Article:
Key findings from 'Climate change: a risk to the global middle class' include:
The added cost of climate change
The financial costs of climate-related events for both governments and taxpayers are already apparent. Despite the increased threat of natural disasters, the global middle class is not well insured. In the US, which has the highest level of insurance penetration in our study sample, 32 percent of weather-related losses remain uninsured. Those without access to coverage are subsequently reliant on the safety net provided by the US government, which in turn has economic consequences for US taxpayers: between 2011 and 2013, the cost of US federal disaster relief for hurricanes, floods and droughts totaled USD 136 billion, equating to USD 400 annually per household.
In less developed and newly industrialized nations, the middle class is typically underinsured, with emerging markets showing very low insurance penetration relative to property value (e.g. 0.12% for China and 0.07% for India).
Desperate times lead to desperate measures
In 2000, nearly half of the global population of 6 billion people lived in cities; the United Nations expects this figure to rise to 60 percent by 2025. Such climate-driven population shifts have the potential to create and exacerbate conflict.
The US Department of Defense argues that in already volatile situations climate change can act as a 'threat multiplier,' intensifying existent hostility and tensions. For example, while news coverage focuses on Syrians fleeing war and economic collapse for Europe, the fact that Syria suffered an unprecedented drought from 2006 to 2011 is rarely mentioned. In the course of five years, Syria lost 85 percent of its livestock and saw crop production plummet, child malnutrition worsen and the subsequent migration of 1.5 million residents from rural to urban areas. These conditions led to protests, which ultimately escalated into civil war.
Too hot to handle?
Research has shown that as temperatures rise beyond 30 degrees Celsius (86 degrees Fahrenheit), humans can struggle to adapt to their surroundings, and mortality rates rise. As of 2015, nearly 25 percent of the cities analyzed already have median annual temperatures above 20 degrees Celsius (68 degrees Fahrenheit). A study of 15 European cities over a 10-year period estimated that even a 1 degree Celsius (1.8 degrees Fahrenheit) increase above the respective average summer temperature threshold resulted in a two to three percent increase in mortality.
In the longer term, temperatures are predicted to rise to a level that will not only endanger human health, but may also stress physical infrastructure to breaking point. Given global interconnectedness, even localized climate-related events have the potential to undermine the world economy.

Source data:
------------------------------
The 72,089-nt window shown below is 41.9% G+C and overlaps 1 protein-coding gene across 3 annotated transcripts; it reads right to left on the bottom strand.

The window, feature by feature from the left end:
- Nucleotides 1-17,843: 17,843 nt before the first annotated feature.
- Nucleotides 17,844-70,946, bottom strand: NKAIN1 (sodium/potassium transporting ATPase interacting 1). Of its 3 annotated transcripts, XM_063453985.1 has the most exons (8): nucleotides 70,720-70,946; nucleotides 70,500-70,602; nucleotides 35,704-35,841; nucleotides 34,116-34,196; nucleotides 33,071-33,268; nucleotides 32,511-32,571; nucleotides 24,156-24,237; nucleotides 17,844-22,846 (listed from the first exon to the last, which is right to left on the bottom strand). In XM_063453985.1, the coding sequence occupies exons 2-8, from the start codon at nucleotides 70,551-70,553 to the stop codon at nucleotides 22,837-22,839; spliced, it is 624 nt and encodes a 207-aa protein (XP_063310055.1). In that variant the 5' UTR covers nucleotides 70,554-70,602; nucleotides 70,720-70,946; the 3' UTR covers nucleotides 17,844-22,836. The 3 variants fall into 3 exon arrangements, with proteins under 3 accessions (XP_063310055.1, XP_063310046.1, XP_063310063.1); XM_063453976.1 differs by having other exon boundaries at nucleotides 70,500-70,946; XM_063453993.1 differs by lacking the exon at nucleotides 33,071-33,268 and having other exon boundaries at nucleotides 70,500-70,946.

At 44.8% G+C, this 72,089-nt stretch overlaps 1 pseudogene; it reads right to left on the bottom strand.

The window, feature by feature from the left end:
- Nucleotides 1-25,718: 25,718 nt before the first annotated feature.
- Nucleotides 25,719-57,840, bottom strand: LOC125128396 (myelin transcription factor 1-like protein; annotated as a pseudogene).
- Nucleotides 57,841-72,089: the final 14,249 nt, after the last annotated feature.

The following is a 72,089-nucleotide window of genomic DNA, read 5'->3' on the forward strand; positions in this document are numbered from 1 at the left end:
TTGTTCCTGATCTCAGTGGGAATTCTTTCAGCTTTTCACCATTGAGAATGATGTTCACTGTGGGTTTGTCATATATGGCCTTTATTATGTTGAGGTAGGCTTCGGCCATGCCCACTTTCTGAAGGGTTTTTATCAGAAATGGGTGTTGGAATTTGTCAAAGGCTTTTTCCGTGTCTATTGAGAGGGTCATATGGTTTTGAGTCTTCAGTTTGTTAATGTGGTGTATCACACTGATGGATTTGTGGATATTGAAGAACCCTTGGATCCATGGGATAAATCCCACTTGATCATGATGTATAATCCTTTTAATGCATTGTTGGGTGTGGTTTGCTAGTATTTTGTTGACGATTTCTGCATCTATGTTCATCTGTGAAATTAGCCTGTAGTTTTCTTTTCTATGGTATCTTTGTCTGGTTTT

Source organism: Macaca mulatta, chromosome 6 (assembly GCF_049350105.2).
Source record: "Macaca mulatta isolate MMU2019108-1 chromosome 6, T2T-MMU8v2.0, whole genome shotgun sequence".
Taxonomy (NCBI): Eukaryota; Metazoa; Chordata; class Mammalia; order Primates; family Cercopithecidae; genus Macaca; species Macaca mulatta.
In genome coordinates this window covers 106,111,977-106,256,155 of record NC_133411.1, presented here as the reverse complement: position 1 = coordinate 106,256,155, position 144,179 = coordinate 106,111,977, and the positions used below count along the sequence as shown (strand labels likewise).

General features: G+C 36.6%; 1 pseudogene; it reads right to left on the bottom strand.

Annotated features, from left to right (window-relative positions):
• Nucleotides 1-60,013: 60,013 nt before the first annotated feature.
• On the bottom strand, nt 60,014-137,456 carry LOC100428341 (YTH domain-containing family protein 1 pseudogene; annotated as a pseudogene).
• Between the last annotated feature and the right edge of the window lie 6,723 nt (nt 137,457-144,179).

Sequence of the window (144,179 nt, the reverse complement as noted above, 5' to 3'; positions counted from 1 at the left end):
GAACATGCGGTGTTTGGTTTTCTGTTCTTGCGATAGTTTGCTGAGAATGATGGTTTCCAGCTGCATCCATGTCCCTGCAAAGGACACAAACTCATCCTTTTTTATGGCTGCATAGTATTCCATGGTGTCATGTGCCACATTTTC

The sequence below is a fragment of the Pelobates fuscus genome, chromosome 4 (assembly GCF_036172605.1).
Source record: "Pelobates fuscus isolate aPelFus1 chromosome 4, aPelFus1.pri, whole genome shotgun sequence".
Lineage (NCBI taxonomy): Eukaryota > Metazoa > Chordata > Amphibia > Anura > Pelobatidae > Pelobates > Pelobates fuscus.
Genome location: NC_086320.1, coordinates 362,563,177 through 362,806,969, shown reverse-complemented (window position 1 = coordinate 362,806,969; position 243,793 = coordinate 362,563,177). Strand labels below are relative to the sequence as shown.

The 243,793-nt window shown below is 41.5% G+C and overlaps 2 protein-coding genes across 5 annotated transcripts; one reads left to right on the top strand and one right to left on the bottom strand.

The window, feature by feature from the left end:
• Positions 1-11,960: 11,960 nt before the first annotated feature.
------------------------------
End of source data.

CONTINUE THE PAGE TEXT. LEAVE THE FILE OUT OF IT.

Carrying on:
From analysis to action
Nevertheless, the report concludes that the global middle class is increasingly aware of and adapting to climate change, albeit modestly and sporadically. In view of the middle class's political and social importance, growing economic vulnerability may well translate into pressure for innovative policy making. Whether investment and ingenuity are enough to preserve middle-class wealth and status, however, remains to be seen.
To find out more and to read the full report, please visit www.ubs.com/climatechange
This UBS study leverages the most recent scientific data on temperature-related mortality and flood risk in global cities. Using this data, combined with a bespoke database of middle-class household economic behavior, we evaluated the exposure of the middle class to climate-change risk and the extent to which it is adapting. The sample referenced in this report includes 215 cities across 15 countries at different stages of economic development.
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About UBS's climate change commitment
UBS believes that climate change is one of the most significant challenges of our time. The world's key environmental and social challenges - such as population growth, energy security, loss of biodiversity and access to drinking water and food - are all closely intertwined with climate change. This makes the transition to a low-carbon economy vital. UBS supports this transition through a comprehensive climate change strategy.
UBS is determined to support its clients in preparing for success in an increasingly carbon-constrained world. As a leading global financial services provider, UBS focuses its climate change strategy on risk management, investments, financing, research and its own operations. Key commitments include:
Supporting renewable energy and clean-tech transactions;
Only supporting transactions of companies operating coal-fired power plants if they have a strategy to reduce coal exposure or adhere to the strict greenhouse gas emission standards recommended by leading international agencies;
Not supporting certain coal mining companies and significantly limiting lending and capital raisings provided to the sector;
Securing 100% of electricity from renewable sources by 2020, thereby reducing its own greenhouse gas footprint by 75% compared to 2004 levels.
For more information, please visit www.ubs.com/climate.
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